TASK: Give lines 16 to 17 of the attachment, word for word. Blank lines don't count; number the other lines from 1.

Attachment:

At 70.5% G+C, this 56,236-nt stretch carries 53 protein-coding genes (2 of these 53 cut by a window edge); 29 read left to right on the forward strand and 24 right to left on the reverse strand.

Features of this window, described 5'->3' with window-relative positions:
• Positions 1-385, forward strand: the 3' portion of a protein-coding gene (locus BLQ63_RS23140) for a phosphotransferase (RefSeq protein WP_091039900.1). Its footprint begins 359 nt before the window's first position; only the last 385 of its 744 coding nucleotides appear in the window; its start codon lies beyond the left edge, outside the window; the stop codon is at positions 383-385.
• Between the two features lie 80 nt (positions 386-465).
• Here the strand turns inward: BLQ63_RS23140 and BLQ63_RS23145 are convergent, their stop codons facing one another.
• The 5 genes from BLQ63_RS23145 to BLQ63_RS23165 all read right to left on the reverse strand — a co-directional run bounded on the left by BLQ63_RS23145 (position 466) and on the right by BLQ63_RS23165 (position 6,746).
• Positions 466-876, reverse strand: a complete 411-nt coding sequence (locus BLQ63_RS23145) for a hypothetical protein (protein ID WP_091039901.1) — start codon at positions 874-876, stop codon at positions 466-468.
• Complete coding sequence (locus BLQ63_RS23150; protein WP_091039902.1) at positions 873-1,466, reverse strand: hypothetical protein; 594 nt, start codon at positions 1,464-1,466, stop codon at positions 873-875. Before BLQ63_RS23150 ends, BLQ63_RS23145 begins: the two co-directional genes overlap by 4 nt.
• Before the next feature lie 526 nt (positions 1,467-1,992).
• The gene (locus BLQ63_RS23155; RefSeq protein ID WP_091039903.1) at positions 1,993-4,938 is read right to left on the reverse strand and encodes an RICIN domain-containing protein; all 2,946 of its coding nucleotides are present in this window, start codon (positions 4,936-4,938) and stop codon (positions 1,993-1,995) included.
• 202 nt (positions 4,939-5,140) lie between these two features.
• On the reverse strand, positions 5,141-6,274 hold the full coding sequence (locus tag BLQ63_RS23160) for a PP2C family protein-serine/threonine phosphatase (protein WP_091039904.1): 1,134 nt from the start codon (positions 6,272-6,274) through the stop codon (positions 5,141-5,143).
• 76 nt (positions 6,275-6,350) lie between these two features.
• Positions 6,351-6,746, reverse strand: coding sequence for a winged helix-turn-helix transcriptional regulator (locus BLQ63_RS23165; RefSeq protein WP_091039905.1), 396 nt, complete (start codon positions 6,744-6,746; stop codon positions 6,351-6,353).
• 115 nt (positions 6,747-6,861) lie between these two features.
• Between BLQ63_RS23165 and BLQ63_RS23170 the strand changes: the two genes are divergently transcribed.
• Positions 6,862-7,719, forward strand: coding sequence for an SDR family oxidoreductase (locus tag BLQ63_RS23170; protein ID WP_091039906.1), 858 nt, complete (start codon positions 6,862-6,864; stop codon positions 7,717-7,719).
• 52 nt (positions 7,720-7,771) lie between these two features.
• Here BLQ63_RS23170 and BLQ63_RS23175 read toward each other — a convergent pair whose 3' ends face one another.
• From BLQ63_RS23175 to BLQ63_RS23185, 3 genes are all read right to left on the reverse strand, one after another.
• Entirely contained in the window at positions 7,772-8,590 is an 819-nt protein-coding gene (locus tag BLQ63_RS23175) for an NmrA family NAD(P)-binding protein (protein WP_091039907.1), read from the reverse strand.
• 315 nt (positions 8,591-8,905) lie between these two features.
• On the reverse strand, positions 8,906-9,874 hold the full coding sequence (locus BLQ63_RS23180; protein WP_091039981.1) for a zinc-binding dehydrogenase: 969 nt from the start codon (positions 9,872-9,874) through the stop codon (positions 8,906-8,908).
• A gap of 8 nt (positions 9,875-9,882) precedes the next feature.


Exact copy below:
• Between BLQ63_RS23165 and BLQ63_RS23170 the strand changes: the two genes are divergently transcribed.
• Positions 6,862-7,719, forward strand: coding sequence for an SDR family oxidoreductase (locus tag BLQ63_RS23170; protein ID WP_091039906.1), 858 nt, complete (start codon positions 6,862-6,864; stop codon positions 7,717-7,719).